Will Allen Dromgoole was born in Murfreesboro, the last child of John Easter and Rebecca Blanche Dromgoole. When she was six, Dromgoole changed her middle name to Allen, and throughout her life was known as Will Allen or “Miss Will.” In 1876 Dromgoole graduated from the Clarksville Female Academy and studied at the New England School of Expression in Boston. After her mother’s death in 1884 and confronted with the responsibility of caring for her aging father, Dromgoole began her writing career. She published a sentimental novel, The Sunny Side of the Cumberland, under the name Will Allen in 1886; her first short story, “Columbus Tucker’s Discontent,” was published in and awarded a cash prize by Youth’s Companion in 1886. Dromgoole studied law with her father and in 1885 and 1887 won terms as an engrossing clerk in the state Senate. She was defeated in 1889 and 1891, possibly because her unflattering portraits of the Melungeons, an East Tennessee mountain community, in articles published in the Nashville Daily American (1890) and the Boston Arena (1891) angered the senators who represented them. Beginning in 1890, Dromgoole edited and contributed to Will Allen’s Journal: A Literary Society Weekly, published in Nashville for several years.
After public criticism following the second defeat in 1891, Dromgoole traveled to Texas, where she taught, wrote for newspapers, and founded the Waco Women’s Press Club in 1894. On her return to Nashville, Dromgoole spent most of her time with her father, who died in 1897, and in 1898 published a tribute to their life together, Rare Old Chums. Continuing to reside in Nashville, Dromgoole returned frequently to the “Yellowhammer’s Nest,” a cabin located in Estill Springs. In this peaceful refuge bought with her first earnings in 1887, she enjoyed hunting, fishing, and writing. The cabin and all of its contents were destroyed by fire in 1972.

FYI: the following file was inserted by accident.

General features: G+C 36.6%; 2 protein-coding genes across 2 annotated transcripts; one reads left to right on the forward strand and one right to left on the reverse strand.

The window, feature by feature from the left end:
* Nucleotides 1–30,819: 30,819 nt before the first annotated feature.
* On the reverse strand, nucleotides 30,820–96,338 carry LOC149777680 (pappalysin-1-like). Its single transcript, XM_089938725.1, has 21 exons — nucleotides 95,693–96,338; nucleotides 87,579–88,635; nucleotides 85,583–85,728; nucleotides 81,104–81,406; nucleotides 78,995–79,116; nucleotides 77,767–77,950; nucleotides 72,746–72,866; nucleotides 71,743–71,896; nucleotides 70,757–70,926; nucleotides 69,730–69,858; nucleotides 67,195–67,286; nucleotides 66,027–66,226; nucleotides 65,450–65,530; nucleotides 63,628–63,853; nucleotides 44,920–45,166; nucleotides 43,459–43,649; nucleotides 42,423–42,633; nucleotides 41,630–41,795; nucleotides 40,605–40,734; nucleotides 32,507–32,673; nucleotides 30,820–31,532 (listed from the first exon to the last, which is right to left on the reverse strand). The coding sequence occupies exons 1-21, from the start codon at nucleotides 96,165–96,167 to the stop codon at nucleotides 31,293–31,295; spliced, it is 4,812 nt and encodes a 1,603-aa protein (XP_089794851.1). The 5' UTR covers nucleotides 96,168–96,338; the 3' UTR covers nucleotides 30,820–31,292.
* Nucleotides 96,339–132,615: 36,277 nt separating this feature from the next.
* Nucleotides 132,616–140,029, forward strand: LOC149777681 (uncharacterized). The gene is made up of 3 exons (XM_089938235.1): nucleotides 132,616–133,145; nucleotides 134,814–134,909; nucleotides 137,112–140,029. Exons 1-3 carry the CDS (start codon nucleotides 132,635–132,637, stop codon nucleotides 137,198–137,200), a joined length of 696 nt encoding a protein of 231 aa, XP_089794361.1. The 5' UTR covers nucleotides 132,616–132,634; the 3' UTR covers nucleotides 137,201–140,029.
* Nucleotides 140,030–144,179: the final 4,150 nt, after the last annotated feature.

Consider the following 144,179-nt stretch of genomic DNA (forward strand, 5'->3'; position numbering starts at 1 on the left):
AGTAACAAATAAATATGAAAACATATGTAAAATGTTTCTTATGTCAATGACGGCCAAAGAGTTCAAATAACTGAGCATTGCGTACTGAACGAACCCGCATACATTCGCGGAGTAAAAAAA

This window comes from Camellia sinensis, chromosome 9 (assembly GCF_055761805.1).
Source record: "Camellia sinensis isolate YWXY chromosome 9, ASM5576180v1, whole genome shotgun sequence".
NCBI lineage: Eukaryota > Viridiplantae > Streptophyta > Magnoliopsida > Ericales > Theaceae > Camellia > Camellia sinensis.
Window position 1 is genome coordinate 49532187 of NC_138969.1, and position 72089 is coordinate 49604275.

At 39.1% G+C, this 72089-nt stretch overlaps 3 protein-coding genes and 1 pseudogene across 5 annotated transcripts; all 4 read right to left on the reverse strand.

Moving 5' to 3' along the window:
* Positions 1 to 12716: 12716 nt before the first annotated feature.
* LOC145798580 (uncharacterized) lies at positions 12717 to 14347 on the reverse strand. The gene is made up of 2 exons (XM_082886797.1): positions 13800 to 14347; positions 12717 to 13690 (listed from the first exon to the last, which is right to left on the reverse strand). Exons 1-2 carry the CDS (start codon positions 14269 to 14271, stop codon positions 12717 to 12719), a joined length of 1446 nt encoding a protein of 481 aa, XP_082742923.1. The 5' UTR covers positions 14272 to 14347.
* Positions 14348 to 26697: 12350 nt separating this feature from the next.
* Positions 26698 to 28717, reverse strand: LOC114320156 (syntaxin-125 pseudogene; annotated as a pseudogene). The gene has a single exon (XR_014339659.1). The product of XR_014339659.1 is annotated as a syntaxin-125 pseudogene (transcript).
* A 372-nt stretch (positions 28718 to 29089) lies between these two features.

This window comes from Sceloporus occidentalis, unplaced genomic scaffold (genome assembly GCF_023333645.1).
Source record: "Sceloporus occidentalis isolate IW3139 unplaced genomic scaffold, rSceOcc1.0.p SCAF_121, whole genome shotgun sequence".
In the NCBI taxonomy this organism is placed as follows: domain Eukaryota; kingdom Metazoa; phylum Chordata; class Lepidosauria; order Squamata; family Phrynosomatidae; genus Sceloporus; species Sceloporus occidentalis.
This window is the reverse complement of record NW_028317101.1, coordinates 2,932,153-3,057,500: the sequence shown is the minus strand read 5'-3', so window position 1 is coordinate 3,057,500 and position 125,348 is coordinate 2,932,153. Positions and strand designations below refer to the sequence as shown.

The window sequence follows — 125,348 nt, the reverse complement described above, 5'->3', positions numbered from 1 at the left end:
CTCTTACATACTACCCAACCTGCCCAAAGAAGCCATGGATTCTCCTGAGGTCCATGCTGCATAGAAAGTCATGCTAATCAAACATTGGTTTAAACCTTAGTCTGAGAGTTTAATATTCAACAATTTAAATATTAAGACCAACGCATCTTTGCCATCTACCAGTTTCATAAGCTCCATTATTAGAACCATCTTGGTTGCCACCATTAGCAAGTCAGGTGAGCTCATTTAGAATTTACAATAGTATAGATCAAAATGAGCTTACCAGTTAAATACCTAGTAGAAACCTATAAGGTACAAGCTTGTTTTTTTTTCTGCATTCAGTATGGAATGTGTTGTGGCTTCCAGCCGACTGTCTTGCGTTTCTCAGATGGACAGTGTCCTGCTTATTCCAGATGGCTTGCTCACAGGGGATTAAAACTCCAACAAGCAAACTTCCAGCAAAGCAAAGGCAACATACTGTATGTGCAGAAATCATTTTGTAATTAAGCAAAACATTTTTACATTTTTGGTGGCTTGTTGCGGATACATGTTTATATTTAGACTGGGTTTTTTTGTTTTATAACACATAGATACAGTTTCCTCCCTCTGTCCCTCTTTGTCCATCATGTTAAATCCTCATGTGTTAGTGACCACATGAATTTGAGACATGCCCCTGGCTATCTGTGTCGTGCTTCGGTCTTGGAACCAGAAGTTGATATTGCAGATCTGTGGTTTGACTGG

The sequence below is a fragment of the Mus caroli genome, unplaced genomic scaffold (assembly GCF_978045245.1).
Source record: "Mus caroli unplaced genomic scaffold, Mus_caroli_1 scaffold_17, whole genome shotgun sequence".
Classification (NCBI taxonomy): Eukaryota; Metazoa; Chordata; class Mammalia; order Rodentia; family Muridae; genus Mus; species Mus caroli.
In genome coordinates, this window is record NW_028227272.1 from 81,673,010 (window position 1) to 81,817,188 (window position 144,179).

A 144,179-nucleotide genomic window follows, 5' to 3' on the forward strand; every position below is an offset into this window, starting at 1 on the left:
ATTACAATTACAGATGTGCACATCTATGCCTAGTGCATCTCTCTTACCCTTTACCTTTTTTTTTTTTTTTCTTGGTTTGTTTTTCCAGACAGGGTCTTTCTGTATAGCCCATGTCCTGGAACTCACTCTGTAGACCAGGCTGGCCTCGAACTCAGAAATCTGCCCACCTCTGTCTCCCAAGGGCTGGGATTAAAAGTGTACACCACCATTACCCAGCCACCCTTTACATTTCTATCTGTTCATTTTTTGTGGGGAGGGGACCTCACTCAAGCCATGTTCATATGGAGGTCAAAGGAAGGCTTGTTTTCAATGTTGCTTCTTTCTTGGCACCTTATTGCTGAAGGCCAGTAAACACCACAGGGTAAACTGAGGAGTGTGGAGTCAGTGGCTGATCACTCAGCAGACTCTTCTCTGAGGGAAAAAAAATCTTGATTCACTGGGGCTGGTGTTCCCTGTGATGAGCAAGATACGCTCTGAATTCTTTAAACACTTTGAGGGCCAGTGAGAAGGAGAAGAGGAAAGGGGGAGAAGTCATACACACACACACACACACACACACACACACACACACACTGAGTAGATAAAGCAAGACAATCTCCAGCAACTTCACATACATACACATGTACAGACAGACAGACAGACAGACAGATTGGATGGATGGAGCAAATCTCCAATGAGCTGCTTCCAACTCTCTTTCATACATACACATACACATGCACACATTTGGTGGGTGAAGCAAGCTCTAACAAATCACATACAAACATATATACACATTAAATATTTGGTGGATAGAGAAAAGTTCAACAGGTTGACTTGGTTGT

Having written for the Nashville Banner since 1900, Dromgoole was hired as a permanent staff member in 1902 and in 1903 began her immensely popular column, “Song and Story,” which continued for thirty-one years. Shortly after the United States entered World War I in 1917, she volunteered her services to the U.S. Navy and in May was recruited as a yeomanry warrant officer, perhaps the first female to serve in this capacity. She was stationed in Norfolk, Virginia, where her official responsibilities included working at the base library, recruiting young men into the navy, visiting ships, and delivering patriotic speeches. Her columns continued during this period, but she wrote about Virginia instead of Nashville. Dromgoole returned to the Banner in late 1918 and was named literary editor in 1922, remaining in that position until her death in 1934.
Dromgoole was in great demand as a speaker to literary groups, patriotic clubs, and writing circles during her life; she was named Poet Laureate by the Poetry Society of the South in 1930. Among her many literary achievements are thirteen books, dozens of stories, over eight thousand poems, over five thousand newspaper columns, several nonfiction articles, an operetta, and two plays. In all of these she depicts the hill folk of East and Middle Tennessee or the residents, poor and wealthy, black and white, of Nashville.
Dromgoole is buried in the Evergreen Cemetery in Murfreesboro.